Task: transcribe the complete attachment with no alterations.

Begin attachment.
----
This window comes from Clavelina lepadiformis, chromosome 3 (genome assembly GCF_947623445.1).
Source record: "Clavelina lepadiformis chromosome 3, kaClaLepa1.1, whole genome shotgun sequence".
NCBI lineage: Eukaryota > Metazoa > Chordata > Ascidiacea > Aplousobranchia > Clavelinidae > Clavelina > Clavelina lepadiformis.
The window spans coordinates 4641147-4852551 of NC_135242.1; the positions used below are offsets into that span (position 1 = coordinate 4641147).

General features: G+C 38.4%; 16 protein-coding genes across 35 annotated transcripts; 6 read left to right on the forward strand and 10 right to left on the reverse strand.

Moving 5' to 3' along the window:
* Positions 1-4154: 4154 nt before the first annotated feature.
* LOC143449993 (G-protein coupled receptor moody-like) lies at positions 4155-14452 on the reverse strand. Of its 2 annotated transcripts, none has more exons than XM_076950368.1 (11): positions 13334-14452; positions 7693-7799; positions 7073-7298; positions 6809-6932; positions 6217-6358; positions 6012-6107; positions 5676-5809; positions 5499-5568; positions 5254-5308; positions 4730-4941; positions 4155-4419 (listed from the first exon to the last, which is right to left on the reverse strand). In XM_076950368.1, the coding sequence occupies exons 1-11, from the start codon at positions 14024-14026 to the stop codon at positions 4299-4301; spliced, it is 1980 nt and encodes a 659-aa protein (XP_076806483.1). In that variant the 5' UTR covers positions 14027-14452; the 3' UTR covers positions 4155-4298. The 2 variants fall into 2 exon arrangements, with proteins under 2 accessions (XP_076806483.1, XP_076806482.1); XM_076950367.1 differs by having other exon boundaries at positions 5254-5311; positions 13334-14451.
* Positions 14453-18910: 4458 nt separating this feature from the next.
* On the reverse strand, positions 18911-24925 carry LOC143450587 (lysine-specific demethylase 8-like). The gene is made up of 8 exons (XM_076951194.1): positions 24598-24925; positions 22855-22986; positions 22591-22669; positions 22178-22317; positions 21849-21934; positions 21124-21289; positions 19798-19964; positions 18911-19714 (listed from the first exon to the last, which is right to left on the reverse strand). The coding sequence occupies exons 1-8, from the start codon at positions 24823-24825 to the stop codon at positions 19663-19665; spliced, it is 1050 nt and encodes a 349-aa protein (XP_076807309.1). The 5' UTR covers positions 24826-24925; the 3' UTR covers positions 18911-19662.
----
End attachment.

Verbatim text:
This window comes from Clavelina lepadiformis, chromosome 3 (genome assembly GCF_947623445.1).
Source record: "Clavelina lepadiformis chromosome 3, kaClaLepa1.1, whole genome shotgun sequence".
NCBI lineage: Eukaryota > Metazoa > Chordata > Ascidiacea > Aplousobranchia > Clavelinidae > Clavelina > Clavelina lepadiformis.
The window spans coordinates 4641147-4852551 of NC_135242.1; the positions used below are offsets into that span (position 1 = coordinate 4641147).

General features: G+C 38.4%; 16 protein-coding genes across 35 annotated transcripts; 6 read left to right on the forward strand and 10 right to left on the reverse strand.

Moving 5' to 3' along the window:
* Positions 1-4154: 4154 nt before the first annotated feature.
* LOC143449993 (G-protein coupled receptor moody-like) lies at positions 4155-14452 on the reverse strand. Of its 2 annotated transcripts, none has more exons than XM_076950368.1 (11): positions 13334-14452; positions 7693-7799; positions 7073-7298; positions 6809-6932; positions 6217-6358; positions 6012-6107; positions 5676-5809; positions 5499-5568; positions 5254-5308; positions 4730-4941; positions 4155-4419 (listed from the first exon to the last, which is right to left on the reverse strand). In XM_076950368.1, the coding sequence occupies exons 1-11, from the start codon at positions 14024-14026 to the stop codon at positions 4299-4301; spliced, it is 1980 nt and encodes a 659-aa protein (XP_076806483.1). In that variant the 5' UTR covers positions 14027-14452; the 3' UTR covers positions 4155-4298. The 2 variants fall into 2 exon arrangements, with proteins under 2 accessions (XP_076806483.1, XP_076806482.1); XM_076950367.1 differs by having other exon boundaries at positions 5254-5311; positions 13334-14451.
* Positions 14453-18910: 4458 nt separating this feature from the next.
* On the reverse strand, positions 18911-24925 carry LOC143450587 (lysine-specific demethylase 8-like). The gene is made up of 8 exons (XM_076951194.1): positions 24598-24925; positions 22855-22986; positions 22591-22669; positions 22178-22317; positions 21849-21934; positions 21124-21289; positions 19798-19964; positions 18911-19714 (listed from the first exon to the last, which is right to left on the reverse strand). The coding sequence occupies exons 1-8, from the start codon at positions 24823-24825 to the stop codon at positions 19663-19665; spliced, it is 1050 nt and encodes a 349-aa protein (XP_076807309.1). The 5' UTR covers positions 24826-24925; the 3' UTR covers positions 18911-19662.